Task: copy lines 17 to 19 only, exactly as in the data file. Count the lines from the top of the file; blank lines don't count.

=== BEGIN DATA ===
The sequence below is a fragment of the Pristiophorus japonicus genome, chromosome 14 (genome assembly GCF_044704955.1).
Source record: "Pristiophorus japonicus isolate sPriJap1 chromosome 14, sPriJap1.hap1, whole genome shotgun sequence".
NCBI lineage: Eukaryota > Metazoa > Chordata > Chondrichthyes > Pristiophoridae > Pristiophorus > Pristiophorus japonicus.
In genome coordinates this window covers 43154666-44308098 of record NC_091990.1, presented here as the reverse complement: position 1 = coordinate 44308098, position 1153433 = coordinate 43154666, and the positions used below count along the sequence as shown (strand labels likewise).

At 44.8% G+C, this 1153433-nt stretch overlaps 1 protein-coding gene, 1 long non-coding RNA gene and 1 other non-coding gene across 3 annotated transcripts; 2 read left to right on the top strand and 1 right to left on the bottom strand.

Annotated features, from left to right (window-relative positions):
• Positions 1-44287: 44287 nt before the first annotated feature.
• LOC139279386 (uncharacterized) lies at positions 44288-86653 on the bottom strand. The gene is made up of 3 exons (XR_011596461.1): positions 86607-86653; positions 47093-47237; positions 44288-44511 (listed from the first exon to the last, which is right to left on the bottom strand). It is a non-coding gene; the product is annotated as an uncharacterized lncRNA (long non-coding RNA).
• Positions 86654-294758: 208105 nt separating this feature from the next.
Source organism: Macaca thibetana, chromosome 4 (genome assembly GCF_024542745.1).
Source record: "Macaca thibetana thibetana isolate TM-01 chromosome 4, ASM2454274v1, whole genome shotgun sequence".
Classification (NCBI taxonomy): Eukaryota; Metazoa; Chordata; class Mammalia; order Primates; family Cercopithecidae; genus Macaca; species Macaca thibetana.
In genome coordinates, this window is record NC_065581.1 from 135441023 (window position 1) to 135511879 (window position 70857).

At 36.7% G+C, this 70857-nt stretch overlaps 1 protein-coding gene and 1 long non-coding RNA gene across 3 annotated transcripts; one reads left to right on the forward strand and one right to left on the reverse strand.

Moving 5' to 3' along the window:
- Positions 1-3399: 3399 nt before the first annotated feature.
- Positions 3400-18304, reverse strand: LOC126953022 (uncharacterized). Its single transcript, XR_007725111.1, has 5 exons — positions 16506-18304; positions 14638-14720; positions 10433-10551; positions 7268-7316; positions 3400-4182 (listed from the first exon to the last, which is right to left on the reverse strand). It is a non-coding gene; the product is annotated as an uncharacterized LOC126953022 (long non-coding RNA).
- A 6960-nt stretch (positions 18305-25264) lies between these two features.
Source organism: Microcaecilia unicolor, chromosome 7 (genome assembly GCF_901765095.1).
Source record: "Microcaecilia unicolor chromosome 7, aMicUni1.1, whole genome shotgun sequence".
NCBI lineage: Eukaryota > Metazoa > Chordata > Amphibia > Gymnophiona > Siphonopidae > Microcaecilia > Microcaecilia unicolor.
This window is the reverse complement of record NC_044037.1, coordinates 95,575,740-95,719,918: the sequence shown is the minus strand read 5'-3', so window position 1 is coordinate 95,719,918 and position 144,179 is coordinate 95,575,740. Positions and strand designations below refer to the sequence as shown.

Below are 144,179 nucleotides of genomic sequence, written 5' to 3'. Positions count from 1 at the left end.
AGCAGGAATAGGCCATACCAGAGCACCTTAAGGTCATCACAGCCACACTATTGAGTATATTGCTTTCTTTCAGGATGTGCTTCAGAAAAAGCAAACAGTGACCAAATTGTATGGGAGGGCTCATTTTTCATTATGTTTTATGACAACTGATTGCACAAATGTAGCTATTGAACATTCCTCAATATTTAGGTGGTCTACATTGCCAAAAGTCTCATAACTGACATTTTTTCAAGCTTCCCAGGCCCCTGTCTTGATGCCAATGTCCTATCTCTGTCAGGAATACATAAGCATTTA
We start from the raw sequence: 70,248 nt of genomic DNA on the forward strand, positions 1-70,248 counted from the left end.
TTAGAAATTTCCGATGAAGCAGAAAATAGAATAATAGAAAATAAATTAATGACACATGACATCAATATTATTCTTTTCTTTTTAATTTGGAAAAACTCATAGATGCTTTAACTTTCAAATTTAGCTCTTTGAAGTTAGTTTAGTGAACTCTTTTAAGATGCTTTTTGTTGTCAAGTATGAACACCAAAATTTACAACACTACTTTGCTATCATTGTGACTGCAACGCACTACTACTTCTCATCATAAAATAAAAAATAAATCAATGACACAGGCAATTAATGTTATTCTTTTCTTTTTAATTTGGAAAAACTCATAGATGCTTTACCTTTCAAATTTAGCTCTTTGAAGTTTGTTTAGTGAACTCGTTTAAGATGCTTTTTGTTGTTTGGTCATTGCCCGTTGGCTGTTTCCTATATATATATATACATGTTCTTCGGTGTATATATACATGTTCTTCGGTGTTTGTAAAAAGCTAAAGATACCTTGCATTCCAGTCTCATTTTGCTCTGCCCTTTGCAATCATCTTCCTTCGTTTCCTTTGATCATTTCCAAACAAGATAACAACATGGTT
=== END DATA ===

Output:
- Positions 3400-18304, reverse strand: LOC126953022 (uncharacterized). Its single transcript, XR_007725111.1, has 5 exons — positions 16506-18304; positions 14638-14720; positions 10433-10551; positions 7268-7316; positions 3400-4182 (listed from the first exon to the last, which is right to left on the reverse strand). It is a non-coding gene; the product is annotated as an uncharacterized LOC126953022 (long non-coding RNA).
- A 6960-nt stretch (positions 18305-25264) lies between these two features.
Source organism: Microcaecilia unicolor, chromosome 7 (genome assembly GCF_901765095.1).